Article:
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Obstacles surround Bring Your Own Device movement

Medical professional using a tablet computer

Medical professional using a tablet computer Purchase photo reprints »

Just recently, my iPad tablet was stolen from my car. At the time, I had it powered on with my business email account open. Within an hour, I was able to get my service provider to remotely wipe it clean of all data.

While I lost the information and photos I had on the tablet when I wiped it clean, doing so was my choice to make. But in some workplaces, the decision wouldn’t have been mine. An employer could have made it for me.

Mobile is here, and it’s hot. But as more employers embrace the “bring your own device” movement, or BYOD, questions abound over whether the workplace and the worker are ready for the heated issues that are cropping up. Concerns with using personal devices for business purposes range from expectations of personal privacy to how to control security breaches.

“BYOD is like the Wild West — rules are being created and changed on the fly,” said Ilan Sredni, an information technology expert in Miami.

A variety of dynamics are driving the trend. Workers are more satisfied when we use our own preferred devices, and using our own tablets, smartphones and laptops saves an employer money in buying and maintaining equipment. And many employees want the latest gadgets and ability to balance their work and home lives on their own devices.

At some Broward Health System hospitals in Florida, doctors roam the facilities with their own laptops and tablets, updating patient orders and scouring records online. Jean-Jacques Rajter, a Fort Lauderdale, Fla., pulmonologist, said it’s an advantage to have a portable computer at your fingertips to show an image to a patient with a tap on the screen. He uses a laptop that converts into a tablet, enabling him to review his patients’ office and hospital charts at the same time. He accesses information through a Citrix program that stores information in the cloud, he explained. “No patient information is housed on the device.”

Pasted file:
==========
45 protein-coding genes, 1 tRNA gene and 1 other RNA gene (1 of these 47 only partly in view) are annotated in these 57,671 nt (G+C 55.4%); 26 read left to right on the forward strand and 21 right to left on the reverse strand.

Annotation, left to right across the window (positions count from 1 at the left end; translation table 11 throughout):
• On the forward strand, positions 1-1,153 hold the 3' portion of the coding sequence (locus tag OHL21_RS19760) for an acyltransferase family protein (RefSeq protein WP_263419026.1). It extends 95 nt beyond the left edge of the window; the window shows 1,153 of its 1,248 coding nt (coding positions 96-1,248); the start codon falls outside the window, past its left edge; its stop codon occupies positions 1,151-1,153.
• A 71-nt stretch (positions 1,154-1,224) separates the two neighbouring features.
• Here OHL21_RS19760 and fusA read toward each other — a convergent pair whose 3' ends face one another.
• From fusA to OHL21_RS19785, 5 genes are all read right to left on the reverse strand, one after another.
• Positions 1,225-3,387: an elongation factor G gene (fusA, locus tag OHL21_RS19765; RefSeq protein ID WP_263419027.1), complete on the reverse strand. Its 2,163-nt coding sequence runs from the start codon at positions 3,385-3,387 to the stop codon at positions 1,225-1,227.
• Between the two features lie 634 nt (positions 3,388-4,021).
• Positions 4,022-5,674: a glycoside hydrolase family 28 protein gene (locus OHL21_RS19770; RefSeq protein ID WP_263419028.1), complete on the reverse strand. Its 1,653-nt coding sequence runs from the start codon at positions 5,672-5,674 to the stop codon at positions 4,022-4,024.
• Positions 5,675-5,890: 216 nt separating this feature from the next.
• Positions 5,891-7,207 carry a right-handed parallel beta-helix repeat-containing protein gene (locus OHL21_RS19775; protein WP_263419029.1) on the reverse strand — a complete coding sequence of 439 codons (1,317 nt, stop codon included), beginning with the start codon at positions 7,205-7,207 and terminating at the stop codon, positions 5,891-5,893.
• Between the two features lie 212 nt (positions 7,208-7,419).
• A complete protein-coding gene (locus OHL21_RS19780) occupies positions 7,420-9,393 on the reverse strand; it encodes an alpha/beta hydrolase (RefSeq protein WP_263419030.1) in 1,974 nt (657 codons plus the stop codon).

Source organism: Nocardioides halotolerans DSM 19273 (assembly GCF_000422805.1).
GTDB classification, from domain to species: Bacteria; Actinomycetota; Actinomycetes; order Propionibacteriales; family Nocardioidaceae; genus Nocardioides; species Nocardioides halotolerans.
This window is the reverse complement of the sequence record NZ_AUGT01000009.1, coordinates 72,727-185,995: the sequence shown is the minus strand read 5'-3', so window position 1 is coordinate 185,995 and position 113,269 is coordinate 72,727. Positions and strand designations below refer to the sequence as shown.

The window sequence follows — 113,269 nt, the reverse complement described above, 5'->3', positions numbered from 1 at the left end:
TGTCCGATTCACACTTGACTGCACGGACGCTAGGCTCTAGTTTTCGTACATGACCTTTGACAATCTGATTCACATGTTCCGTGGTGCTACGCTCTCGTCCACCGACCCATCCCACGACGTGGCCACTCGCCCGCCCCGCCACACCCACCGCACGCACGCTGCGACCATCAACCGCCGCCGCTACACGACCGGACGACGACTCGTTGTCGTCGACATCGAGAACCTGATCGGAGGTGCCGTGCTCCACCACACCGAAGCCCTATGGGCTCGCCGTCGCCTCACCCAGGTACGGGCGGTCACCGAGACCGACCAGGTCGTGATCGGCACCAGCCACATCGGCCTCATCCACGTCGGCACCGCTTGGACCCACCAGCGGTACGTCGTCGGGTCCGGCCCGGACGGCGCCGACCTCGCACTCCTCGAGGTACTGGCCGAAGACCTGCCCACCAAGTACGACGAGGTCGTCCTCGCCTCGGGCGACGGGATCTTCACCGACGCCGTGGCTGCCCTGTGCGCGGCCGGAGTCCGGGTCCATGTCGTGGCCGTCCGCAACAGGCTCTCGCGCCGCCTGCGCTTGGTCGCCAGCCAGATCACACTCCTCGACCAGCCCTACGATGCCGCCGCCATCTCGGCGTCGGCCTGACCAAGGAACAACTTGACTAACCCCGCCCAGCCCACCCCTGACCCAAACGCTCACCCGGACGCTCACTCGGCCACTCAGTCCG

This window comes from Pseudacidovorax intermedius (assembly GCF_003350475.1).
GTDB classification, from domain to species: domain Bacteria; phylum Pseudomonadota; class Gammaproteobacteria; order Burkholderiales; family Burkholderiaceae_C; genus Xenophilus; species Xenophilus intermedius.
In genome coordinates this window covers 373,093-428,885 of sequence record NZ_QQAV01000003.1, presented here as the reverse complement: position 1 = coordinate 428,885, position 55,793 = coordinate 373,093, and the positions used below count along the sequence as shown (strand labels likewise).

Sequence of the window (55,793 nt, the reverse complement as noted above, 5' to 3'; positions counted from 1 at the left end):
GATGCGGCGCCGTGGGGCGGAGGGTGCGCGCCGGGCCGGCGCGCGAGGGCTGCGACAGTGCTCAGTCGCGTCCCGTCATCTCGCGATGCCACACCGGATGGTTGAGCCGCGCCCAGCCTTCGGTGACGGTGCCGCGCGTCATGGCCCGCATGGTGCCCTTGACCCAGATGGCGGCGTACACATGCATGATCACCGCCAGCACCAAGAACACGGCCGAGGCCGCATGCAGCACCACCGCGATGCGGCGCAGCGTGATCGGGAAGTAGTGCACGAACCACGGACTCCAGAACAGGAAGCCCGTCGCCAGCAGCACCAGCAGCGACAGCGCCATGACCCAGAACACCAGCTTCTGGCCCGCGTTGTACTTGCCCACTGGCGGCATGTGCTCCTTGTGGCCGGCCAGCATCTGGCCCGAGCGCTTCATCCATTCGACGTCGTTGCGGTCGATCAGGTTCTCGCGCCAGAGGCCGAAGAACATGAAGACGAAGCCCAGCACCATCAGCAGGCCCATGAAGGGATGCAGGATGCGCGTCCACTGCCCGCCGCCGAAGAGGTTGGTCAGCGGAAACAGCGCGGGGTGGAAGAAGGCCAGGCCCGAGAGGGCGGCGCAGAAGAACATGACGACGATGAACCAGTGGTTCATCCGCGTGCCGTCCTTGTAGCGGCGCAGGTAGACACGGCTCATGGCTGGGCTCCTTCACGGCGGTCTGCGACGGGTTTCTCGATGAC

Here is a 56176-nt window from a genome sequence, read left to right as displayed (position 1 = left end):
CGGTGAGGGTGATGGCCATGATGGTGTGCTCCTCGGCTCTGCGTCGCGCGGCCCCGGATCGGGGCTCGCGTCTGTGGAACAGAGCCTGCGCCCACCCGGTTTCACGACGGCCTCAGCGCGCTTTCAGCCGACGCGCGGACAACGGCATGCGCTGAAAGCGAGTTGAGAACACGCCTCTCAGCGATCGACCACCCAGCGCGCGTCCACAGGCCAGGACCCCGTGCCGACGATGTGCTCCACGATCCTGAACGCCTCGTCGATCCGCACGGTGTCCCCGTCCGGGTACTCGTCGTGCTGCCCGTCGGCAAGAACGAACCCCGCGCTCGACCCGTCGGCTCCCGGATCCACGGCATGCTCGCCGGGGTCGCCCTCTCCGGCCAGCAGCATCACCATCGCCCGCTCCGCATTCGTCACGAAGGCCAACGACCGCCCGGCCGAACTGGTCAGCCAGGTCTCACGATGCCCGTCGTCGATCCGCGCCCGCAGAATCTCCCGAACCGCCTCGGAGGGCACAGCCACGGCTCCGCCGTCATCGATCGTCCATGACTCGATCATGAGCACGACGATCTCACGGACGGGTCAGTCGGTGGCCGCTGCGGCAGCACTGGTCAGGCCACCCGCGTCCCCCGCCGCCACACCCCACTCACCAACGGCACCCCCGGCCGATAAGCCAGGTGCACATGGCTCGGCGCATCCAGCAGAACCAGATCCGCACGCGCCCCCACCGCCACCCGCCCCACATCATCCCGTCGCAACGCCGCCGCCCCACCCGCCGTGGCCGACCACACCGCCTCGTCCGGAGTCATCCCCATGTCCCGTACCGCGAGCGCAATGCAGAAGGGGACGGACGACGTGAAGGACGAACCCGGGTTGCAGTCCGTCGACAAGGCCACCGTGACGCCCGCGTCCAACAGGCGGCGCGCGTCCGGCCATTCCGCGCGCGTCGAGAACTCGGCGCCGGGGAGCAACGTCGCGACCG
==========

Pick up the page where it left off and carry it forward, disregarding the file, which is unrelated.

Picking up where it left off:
Of course, the hospital has taken security precautions and encrypts the doctor’s personal device so if it is lost or stolen, it will be wiped clean remotely to protect patient privacy.

While the hospital has a formal BYOD program, other businesses are allowing it on a more individual basis. And with the surge in smartphone and tablet popularity, employees are bringing their devices to work and tapping into company networks, whether employers permit it or not.

Some organizations are tackling security concerns aggressively, requiring employees to install company-issued security or antivirus software on personal devices. Others take it further, blocking workers from downloading certain applications or using the camera on their devices during the business day.

The most important thing a business can do is have a policy around use of personal devices and make employees aware of the sanctions for breaking it, said Mark Stein of Higer, Lichter & Givner in Aventura, Fla., an intellectual property lawyer.

“The policy has to be relatively easy to enforce and enforced uniformly,” Stein said. That can be a challenge. A Cisco Systems survey of global information technology professionals and young workers found 71 percent of Gen Y workers said they don’t obey IT policies.

Stein says most risk will come from activities employees do on their phones that have nothing to do with their jobs, such as posting on social media sites. A policy could ban using the corporate network from a personal device or give the employer the right to search a personal device. It may also need to address who the information on the device belongs to if the worker leaves or gets fired.

“There is not a one-size-fits-all model for policy around BYOD, but if a business isn’t dealing with it yet, it will have to at some point,” Stein said.

Clients are stepping into the conversation, too. The country’s biggest banks and financial institutions are conveying an anti-BYOD message to their law firms, accountants and service providers.

Recently, the global chief operating officer of Goldman Sachs’ legal department said he is concerned over a potential breach in confidential financial information and doesn’t mind if his lawyers have personal smartphones in their pockets — he just doesn’t want them to use the same devices for business.

Home Financing Center of Coral Gables, Fla., a mortgage lender, has a similar concern over keeping customers’ personal information confidential. It has blocked employees from accessing company information from a personal laptop or mobile device and it restricts employee use of personal cellphones at the office to emergencies only, said John R. Allen, vice president of operations.

The biggest issues around BYOD may be the ones the employees themselves raise. Does the information on personal tablets or phones go with them to new employers? Does the boss even need to know you’re using your personal devices for work purposes, and if he learns, can he access information on it? And, of course, the ultimate concern is whether employees are owed overtime for their off-the-clock use of mobile devices.

Niza Motola, special counsel with Littler Mendelson in Miami, said that the BYOD trend has made it evident that with the rapid advance of technology, the laws and workplaces haven’t caught up. “The lines are blurred on what’s personal and what’s professional at work, and that’s only going to get more obvious.”

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